The month of Ramadan is in fact an annual invitation, given by the Creator to human beings to shed their selfish, greedy, wicked and arrogant ways and instead put on the garb of humility; that is, to adopt the discipline of self-restraint and self-control. As the Qur’an teaches, "O you who believe! Fasting is prescribed for you as it was prescribed to those before you, that you may (learn) self-restraint’ (2:183).
During the month of Ramadan also falls the night of al-Qadar on which day the first verses of the Qur’an were revealed to Prophet Muhammad (PBUH). The Qur’an says, "Ramadan is [also] the month in which was revealed the Qur’an, a guidance for humanity and with clear proof for that guidance, and the criterion [Furqan] for distinguishing right from wrong." (2:185) It was the Qur’an, not the ritual of fasting, that was to transform Arab society and forever change the course of human history. It was addressed to men and women alike to empower them with new knowledge, wisdom, and enlightenment to combat darkness, ignorance, poverty, human degradation, injustice, inequality, racism, gender barriers, greed, and power-lust on the earth. "He is the One who sends down to His servant clear revelations, in order to lead you out of the darkness into the light." (57:9)
The message was directly addressed to people to tell them of God (Allah), of His attributes, of how He rules over the entire cosmos and its history, of how He relates Himself to you, and how you should relate to Him, to yourself, to your fellow human beings, and to every other creature in existence. The Qur’an tells us that it is the "light" (nur) that guides us daily. It is the healing (shifa’) for our inner soul-sickness, as well as for the external social ills that surround us, and it is the constant reminder (dhkir) of our true nature and of our duties toward Allah, self and others. "There shall come to you Guidance from Me, and whosoever follows My guidance no fear shall be on them, neither shall they sorrow." (Baqarah 2: 38)
The Qur’an is also an ethical guide that sets forth normative ideals of thinking and behaviour for all human beings, in all times and places. "We have brought them a Book that is fully detailed, with knowledge, guidance, and mercy for the people who believe." (7:52)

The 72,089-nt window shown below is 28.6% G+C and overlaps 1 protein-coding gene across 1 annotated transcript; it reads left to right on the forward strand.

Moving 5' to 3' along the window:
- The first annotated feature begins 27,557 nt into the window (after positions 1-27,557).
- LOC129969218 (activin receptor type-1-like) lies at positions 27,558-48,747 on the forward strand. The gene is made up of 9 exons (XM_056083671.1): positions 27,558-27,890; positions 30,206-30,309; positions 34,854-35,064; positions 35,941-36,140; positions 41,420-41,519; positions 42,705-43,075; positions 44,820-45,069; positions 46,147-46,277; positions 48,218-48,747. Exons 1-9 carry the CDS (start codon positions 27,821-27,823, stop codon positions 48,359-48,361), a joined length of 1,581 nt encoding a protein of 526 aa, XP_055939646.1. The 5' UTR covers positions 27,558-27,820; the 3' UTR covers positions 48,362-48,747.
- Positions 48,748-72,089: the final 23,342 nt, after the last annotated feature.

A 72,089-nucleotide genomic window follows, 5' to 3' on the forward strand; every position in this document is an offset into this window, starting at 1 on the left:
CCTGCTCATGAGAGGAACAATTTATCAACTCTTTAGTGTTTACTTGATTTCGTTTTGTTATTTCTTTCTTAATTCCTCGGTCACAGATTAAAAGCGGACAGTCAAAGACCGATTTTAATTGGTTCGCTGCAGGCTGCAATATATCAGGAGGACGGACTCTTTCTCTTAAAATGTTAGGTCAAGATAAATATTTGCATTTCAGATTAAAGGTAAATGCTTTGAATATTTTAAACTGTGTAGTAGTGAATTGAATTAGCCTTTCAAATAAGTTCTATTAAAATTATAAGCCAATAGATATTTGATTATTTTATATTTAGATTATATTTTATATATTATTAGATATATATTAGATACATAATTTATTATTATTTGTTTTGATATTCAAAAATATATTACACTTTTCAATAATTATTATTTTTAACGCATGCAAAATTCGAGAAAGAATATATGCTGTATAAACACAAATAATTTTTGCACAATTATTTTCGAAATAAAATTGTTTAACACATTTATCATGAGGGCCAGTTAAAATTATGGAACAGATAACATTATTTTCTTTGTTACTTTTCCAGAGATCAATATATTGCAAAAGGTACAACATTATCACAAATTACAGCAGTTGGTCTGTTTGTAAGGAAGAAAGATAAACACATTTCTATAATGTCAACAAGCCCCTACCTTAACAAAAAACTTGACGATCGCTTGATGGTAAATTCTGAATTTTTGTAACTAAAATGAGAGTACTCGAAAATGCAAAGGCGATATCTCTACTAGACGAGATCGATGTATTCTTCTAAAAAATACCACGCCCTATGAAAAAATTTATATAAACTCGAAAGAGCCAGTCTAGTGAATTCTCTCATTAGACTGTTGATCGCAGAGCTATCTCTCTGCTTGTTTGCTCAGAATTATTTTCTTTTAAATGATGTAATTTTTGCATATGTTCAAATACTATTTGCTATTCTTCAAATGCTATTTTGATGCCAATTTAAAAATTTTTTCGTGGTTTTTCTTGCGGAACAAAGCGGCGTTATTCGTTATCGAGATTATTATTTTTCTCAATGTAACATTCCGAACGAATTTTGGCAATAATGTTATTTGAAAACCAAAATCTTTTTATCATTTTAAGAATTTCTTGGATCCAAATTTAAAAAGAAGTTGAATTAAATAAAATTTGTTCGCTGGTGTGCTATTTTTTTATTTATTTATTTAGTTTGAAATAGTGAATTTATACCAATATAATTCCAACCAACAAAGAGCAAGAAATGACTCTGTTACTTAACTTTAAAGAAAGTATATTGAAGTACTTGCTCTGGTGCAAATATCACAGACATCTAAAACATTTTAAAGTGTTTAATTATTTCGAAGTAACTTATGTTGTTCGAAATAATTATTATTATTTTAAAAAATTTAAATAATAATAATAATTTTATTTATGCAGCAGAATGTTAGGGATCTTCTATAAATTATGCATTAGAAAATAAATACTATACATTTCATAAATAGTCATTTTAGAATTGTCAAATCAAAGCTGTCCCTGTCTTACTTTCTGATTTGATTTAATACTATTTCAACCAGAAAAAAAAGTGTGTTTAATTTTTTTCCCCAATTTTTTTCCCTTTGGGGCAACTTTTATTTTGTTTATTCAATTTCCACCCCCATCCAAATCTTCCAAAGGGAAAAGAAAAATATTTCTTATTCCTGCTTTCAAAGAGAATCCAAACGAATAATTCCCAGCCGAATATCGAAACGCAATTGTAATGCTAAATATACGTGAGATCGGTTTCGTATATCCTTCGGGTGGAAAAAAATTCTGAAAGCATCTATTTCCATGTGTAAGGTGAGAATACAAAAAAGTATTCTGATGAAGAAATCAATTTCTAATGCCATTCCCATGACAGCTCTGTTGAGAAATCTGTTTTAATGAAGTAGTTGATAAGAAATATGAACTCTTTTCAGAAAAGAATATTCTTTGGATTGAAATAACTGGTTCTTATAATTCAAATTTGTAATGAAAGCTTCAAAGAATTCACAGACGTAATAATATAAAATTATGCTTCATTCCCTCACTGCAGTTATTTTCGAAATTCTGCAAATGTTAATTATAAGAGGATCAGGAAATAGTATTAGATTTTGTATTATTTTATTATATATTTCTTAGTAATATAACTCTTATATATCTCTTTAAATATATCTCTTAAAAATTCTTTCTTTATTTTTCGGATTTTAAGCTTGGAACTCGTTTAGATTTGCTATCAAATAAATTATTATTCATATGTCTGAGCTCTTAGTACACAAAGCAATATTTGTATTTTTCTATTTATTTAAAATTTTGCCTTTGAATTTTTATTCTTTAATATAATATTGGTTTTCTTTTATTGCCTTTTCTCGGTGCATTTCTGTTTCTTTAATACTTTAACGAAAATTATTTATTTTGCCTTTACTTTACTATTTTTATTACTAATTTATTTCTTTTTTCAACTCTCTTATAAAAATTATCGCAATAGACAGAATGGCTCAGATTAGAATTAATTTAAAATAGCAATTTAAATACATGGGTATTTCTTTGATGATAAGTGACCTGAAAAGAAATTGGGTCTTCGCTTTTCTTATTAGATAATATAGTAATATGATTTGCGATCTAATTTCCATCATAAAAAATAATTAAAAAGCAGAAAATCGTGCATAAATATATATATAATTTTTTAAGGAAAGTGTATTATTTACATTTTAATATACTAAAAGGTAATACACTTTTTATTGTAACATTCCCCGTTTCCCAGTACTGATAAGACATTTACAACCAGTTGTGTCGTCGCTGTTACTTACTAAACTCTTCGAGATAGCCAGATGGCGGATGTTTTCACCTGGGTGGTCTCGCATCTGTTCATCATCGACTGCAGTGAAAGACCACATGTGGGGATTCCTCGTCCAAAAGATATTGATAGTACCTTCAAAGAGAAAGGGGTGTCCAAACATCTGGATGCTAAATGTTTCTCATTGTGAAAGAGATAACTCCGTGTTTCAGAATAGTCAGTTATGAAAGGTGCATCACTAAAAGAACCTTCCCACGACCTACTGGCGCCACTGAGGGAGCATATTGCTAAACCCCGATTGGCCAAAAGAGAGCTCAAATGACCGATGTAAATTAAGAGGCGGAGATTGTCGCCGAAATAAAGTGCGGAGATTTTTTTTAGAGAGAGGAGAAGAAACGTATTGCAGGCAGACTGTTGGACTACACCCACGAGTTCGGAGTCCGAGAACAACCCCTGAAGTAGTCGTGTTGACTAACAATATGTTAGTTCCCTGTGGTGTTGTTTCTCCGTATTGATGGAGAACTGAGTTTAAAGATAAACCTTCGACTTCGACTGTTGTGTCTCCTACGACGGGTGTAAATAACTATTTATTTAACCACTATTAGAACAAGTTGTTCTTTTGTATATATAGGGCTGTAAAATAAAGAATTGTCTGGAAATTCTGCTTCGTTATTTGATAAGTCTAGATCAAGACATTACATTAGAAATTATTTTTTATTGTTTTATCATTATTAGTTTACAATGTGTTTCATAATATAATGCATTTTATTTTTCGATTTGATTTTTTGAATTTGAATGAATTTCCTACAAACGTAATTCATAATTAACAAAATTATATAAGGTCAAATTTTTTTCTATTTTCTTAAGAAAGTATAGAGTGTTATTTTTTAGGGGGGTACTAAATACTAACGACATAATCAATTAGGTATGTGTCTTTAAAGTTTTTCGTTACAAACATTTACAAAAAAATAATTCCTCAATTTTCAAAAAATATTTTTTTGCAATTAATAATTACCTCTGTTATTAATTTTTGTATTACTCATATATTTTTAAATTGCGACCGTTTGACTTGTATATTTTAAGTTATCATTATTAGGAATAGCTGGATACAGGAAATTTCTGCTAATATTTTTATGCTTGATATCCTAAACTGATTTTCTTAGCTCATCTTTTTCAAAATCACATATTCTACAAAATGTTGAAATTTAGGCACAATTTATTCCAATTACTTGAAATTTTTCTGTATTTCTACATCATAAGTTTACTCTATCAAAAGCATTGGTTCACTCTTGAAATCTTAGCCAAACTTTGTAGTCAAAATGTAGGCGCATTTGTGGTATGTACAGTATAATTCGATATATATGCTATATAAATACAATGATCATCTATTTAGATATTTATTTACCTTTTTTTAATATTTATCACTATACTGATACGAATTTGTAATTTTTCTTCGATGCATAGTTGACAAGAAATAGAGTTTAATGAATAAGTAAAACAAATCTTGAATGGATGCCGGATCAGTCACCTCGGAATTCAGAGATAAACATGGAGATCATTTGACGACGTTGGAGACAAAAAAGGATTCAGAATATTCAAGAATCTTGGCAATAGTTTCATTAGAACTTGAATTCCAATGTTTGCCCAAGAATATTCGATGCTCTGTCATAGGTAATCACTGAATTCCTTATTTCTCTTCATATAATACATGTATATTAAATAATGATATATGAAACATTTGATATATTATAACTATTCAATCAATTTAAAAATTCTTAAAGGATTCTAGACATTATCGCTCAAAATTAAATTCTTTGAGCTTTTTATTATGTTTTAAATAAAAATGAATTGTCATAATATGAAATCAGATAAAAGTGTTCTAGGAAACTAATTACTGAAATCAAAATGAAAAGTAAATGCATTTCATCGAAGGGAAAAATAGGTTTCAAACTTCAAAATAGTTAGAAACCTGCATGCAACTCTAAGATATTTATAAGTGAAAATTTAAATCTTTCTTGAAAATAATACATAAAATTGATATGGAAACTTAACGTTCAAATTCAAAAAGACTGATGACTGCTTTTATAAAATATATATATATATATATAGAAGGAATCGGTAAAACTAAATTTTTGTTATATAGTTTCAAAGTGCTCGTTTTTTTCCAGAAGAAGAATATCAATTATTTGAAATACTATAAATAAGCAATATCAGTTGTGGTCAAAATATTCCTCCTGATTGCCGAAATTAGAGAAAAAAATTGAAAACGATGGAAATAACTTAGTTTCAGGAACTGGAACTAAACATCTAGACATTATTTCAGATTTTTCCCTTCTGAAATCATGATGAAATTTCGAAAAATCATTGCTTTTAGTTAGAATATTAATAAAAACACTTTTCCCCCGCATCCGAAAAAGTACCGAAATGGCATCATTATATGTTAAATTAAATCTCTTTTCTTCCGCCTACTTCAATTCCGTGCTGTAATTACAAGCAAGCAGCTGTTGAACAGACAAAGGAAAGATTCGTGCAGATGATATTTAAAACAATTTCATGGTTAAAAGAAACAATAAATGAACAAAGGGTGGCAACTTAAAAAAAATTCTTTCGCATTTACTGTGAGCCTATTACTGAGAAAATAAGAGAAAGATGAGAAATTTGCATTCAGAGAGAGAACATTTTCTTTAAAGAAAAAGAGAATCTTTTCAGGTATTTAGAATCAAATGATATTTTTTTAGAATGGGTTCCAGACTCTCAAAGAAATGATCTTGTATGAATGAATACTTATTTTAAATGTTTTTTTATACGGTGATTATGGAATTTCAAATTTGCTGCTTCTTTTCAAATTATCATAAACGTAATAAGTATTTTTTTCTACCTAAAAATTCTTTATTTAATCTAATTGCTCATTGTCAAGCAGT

Muslims tend to believe that Qur’anic guidance is for them only, but this is a misguided view because the Qur’an itself says: "Wherewith Allah guides all who seek His Good pleasure to ways of peace and safety and leads them out of darkness." (5:16) At another place it says that it is a guidance and instruction for those who are conscious of Allah (3:138). Thus the message of Allah is universal and infinite.
During this month, Muslims all over the world will devote a great deal of time to reading and reciting the verses of the Qur’an. The emphasis one gathers from what most religious scholars say is primarily to read those verses with religious fervour and not to distract ourselves by asking questions, such as: What are we gaining by reading the Qur’an? Are we learning anything by this exercise, however sacred it may be? Has it taught us knowledge and wisdom to guide us in doing what is right and avoiding all that is wrong? Unfortunately, for many Muslims, the Qur’an has become no more than a sacred fossil, to be read without understanding, or something magic, like blessings without wisdom and action.